• Be sure to carry out regular maintenance, as flood insurance does not cover maintenance issues, damage occurring gradually over time or any pre-existing damage or wear and tear Keep drains and gutters clear of debris so that, in the event of a flood, water is enabled to run away from the property

Top tips to prevent break-in

  • Install good quality doors with deadbolts and locks – we recommend five-lever mortice deadlocks where possible.
  • A chain and peephole on the front door will provide peace of mind and an extra layer of security to tenants
  • A smart doorbell can help increase security by detecting motion Install window locks which can be operated from the inside, particularly on the ground and first floors
  • Make sure you change passwords on any digital locks between tenancies
  • A burglar alarm is an effective deterrent – visual alarm systems that combine a sonic alarm with a visual deterrent such as flashing lights are the most effective
  • Use motion sensors outside the property to illuminate dark areas and detect the movement of any intruder, and keep shrubs and trees well-trimmed to deter would be intruders from attempting to hide or using trees to gain access through upstairs windows Create a ‘noisy’ front garden by having a gravel driveway and a front gate
  • Get to know the neighbours - communities that work together are much more likely to be vigilant and notice anything out of the ordinary
  • Make sure your tenants know they should report any security issues to you immediately so that you can rectify them as promptly as possible
  • Talk your tenant through any security measures and give them to your tenant as part of a ‘welcome pack’ along with the tenancy agreement and inventory. This could include:
  • Making sure they activate any security systems when they go out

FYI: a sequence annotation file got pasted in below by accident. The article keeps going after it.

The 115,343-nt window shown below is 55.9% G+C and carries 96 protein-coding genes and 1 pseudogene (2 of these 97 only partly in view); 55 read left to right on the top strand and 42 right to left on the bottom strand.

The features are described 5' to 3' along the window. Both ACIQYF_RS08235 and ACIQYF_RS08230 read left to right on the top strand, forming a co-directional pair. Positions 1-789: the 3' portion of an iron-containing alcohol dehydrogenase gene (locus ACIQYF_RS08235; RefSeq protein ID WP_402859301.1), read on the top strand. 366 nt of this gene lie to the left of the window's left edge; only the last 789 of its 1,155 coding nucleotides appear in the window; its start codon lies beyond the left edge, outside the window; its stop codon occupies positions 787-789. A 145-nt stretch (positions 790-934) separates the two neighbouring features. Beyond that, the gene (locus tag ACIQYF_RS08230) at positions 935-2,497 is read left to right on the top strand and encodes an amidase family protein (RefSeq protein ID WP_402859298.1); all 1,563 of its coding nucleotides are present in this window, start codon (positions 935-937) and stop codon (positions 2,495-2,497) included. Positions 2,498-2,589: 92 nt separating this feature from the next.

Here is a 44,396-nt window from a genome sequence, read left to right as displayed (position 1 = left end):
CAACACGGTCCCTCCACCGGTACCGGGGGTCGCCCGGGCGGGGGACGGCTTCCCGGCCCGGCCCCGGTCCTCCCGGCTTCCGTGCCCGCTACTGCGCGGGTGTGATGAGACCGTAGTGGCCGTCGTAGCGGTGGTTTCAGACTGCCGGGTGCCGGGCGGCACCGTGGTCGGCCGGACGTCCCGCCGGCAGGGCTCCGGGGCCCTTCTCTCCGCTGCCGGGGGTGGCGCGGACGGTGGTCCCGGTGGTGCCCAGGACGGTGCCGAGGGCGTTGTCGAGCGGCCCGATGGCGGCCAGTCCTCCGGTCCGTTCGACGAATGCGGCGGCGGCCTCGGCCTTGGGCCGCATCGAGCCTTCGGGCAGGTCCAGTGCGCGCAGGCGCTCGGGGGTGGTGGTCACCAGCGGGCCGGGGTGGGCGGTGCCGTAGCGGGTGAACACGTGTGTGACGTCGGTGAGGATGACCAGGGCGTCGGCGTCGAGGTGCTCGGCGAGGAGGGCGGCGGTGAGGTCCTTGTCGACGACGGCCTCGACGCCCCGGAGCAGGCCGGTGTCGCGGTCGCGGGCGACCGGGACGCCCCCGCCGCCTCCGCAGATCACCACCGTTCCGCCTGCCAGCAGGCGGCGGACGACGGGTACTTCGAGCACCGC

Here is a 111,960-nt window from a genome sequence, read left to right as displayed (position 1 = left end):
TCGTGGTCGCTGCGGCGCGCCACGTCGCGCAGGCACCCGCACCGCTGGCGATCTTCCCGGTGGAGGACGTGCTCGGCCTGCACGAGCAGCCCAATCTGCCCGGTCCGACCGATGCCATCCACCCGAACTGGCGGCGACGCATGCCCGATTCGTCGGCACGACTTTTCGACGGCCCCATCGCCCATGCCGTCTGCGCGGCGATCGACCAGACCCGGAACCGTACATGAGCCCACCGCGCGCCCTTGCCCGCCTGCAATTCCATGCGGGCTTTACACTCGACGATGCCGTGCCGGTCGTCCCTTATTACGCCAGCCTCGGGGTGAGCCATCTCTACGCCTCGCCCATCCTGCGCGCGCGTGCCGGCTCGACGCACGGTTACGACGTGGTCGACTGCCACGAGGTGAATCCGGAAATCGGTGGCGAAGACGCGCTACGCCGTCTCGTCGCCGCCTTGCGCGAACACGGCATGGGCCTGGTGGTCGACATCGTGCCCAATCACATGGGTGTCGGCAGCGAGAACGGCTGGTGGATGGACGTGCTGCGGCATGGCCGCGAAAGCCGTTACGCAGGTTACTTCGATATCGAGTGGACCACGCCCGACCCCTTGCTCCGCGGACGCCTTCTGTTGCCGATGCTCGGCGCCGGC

• Asking them to pay particular attention to garden security
  • Keeping valuables out of view Making sure they lock all doors and windows
  • Letting you know if they are going to be leaving the property empty

Top tips to prevent fire

  • Carry out a fire safety risk assessment, through a third party fire safety specialist if necessary
  • Make sure all smoke and CO alarms are working at the start of the tenancy and ask tenants to check them on a monthly basis. It’s also a good idea to check them during inspections and keep a written record that you have done this
  • Install fire doors in high-risk rooms such as the kitchen, to prevent fire spreading
  • Make sure tenants know how to exit the property and include a clear emergency exit plan in their information pack
  • Make sure that electrical safety checks are carried out, and warn tenants about overloading sockets Extinguishers and fire blankets are not legally required in single-let rented properties, only HMOs, but it’s a good idea to provide them in case of an emergency
  • Ban smoking inside and either ban candles too or make sure your tenants know how to burn them safely